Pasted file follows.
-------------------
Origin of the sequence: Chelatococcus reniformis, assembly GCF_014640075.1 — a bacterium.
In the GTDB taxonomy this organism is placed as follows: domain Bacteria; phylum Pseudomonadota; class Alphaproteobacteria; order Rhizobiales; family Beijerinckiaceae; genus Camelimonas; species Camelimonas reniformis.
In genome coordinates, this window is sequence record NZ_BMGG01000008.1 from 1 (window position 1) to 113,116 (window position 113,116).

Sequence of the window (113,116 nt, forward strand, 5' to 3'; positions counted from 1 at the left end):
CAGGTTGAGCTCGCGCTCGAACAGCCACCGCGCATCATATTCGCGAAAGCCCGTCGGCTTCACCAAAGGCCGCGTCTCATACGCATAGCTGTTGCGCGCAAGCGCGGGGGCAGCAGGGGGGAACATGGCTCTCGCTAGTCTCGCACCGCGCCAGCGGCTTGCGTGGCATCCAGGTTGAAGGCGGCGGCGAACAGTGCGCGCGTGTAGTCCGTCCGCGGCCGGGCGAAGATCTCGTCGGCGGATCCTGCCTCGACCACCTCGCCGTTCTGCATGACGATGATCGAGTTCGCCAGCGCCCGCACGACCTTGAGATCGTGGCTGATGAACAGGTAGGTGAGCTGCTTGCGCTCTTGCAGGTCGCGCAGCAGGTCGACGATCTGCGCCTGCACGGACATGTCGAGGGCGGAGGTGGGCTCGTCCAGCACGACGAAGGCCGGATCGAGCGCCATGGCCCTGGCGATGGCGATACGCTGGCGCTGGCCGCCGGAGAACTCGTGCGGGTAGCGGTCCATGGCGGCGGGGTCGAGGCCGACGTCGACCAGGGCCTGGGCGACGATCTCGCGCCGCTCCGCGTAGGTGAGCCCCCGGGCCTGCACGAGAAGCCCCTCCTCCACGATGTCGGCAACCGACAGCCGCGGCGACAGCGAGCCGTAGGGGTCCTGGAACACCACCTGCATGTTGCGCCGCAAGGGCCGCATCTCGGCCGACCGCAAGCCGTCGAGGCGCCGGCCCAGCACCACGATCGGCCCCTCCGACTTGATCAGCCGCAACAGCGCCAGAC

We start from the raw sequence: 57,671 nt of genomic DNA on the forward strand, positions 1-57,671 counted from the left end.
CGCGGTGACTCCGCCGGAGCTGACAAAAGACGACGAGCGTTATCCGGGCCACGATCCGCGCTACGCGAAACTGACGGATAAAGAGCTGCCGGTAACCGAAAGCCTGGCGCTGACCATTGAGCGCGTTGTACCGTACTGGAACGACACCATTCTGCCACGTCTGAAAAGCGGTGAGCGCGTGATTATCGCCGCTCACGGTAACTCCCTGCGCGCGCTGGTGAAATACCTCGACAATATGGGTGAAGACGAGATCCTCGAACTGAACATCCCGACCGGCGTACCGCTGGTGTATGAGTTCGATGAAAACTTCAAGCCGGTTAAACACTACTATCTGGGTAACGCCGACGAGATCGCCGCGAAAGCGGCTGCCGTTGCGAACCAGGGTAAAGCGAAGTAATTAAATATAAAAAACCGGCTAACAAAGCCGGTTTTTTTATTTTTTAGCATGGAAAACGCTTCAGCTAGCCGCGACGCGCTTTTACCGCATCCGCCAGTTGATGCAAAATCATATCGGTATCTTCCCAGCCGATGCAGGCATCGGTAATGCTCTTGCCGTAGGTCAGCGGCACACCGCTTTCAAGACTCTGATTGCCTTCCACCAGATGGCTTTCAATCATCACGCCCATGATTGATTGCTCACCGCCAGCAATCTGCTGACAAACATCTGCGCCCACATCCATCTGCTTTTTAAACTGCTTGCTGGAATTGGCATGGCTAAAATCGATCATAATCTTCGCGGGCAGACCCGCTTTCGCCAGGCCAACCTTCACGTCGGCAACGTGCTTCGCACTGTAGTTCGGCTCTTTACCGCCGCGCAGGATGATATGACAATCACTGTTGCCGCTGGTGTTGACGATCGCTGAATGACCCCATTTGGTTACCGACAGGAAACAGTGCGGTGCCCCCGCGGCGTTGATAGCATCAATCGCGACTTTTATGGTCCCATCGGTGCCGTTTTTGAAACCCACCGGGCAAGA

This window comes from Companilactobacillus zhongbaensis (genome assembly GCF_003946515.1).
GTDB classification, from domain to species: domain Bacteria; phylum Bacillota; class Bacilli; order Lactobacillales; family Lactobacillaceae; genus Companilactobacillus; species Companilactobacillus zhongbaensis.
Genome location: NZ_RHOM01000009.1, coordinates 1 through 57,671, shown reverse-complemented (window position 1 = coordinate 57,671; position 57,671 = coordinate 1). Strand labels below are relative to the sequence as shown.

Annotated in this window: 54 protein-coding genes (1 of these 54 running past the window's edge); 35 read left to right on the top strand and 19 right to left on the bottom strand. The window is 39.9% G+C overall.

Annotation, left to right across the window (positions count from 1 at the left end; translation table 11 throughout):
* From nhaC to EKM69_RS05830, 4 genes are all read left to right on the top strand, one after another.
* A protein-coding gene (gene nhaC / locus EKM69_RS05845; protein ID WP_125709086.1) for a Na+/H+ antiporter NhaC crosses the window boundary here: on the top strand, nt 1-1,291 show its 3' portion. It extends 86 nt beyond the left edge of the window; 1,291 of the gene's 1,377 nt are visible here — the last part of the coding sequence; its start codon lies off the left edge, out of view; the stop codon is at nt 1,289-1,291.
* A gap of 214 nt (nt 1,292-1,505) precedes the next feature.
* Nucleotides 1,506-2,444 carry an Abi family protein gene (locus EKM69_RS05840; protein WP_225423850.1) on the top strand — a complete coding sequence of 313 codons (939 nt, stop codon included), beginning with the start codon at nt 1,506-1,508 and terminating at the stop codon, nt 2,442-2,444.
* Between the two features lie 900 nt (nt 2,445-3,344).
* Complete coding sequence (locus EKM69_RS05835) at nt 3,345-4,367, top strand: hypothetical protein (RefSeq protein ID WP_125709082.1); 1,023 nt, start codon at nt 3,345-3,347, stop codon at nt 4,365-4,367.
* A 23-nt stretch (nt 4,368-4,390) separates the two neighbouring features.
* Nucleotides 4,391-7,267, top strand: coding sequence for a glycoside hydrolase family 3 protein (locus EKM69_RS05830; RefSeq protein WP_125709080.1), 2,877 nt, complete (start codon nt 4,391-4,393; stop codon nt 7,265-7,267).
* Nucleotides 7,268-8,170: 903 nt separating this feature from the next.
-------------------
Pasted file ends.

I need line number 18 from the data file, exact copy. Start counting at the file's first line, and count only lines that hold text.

* Complete coding sequence (locus EKM69_RS05835) at nt 3,345-4,367, top strand: hypothetical protein (RefSeq protein ID WP_125709082.1); 1,023 nt, start codon at nt 3,345-3,347, stop codon at nt 4,365-4,367.